In the Star Trek universe, devices called replicators can manifest solid matter in seconds. Thanks to advances in materials science, these science-fiction devices might be closer to reality than we think.
A type of 3D printing called volumetric additive manufacturing (VAM) uses light to rapidly solidify an object in a volume of a liquid precursor. Writing in Nature , Regehly et al. 1 report an advance in VAM that allows solid objects to be printed with a feature resolution of up to 25 micrometres and a solidification rate of up to 55 cubic millimetres per second. The authors call this process xolography because it uses two crossing (x) light beams of different wavelengths to solidify a whole object ( holos is the Greek word for whole).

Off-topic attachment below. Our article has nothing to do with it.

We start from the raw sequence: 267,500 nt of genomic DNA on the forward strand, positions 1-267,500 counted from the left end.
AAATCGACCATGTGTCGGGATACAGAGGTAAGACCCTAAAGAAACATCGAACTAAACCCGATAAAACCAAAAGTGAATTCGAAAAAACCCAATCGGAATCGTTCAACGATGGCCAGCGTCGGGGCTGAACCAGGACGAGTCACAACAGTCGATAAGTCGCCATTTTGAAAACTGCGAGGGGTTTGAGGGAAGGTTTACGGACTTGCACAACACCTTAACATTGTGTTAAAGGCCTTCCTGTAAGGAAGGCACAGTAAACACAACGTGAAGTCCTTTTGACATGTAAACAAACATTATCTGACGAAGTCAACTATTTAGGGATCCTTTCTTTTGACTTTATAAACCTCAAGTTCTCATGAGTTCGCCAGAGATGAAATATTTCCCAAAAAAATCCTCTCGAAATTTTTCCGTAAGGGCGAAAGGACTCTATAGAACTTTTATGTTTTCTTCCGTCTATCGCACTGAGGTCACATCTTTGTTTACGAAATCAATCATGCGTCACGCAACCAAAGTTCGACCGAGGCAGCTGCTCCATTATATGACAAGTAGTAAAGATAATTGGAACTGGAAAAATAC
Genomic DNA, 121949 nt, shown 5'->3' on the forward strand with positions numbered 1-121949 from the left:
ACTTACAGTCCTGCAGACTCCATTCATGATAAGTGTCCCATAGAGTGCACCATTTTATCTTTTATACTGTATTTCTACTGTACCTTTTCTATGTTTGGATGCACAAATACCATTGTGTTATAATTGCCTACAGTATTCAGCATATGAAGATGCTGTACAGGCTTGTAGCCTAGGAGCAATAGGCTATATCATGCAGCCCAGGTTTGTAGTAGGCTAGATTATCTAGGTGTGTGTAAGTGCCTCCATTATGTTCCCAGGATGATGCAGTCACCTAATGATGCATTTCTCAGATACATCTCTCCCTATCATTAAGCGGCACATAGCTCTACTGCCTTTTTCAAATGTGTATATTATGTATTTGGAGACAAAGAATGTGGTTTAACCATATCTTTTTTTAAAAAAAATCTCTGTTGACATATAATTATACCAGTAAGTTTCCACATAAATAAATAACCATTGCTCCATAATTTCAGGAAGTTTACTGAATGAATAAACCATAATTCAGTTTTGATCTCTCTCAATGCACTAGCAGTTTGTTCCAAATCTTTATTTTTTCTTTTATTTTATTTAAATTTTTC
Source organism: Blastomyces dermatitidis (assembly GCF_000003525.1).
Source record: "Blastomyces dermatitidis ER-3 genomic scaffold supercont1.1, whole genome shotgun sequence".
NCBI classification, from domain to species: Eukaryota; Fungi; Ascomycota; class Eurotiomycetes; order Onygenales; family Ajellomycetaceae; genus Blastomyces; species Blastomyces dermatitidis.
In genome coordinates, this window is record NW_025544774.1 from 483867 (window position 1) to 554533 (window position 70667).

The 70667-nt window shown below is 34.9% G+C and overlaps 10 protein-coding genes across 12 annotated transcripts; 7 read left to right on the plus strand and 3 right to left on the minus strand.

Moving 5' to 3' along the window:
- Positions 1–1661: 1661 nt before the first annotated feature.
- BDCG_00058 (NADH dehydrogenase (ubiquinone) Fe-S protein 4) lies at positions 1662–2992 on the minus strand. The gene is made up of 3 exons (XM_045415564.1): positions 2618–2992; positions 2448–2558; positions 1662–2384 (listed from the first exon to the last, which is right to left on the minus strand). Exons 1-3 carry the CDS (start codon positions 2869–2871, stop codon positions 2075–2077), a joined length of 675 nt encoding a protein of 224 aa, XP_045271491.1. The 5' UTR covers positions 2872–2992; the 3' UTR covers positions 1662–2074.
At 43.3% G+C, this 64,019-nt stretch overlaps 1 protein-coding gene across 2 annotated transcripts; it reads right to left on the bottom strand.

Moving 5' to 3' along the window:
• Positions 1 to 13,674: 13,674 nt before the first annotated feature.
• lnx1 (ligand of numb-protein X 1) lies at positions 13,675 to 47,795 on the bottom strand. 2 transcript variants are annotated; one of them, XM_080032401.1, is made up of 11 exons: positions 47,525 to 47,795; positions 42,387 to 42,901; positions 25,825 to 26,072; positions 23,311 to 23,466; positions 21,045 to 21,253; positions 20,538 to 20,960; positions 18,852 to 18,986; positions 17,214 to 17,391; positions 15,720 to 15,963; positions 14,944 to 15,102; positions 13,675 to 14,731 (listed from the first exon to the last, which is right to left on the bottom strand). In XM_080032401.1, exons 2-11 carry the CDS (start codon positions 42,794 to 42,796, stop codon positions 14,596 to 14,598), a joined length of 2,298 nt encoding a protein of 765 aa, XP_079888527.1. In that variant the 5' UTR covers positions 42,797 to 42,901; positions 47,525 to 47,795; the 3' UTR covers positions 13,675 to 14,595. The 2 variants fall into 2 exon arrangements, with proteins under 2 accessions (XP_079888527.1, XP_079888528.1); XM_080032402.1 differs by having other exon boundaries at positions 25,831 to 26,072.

Read the paper: Xolography for linear volumetric 3D printing Conventional 3D printers have gantries that manoeuvre either the printheads or the printed object in three orthogonal directions to orient the printer’s nozzle to the next position to deposit material. However, the fastest 3D printers use light to induce the polymerization of an entire layer of a liquid starting material at a time, thereby allowing solid objects to be drawn out from the […]
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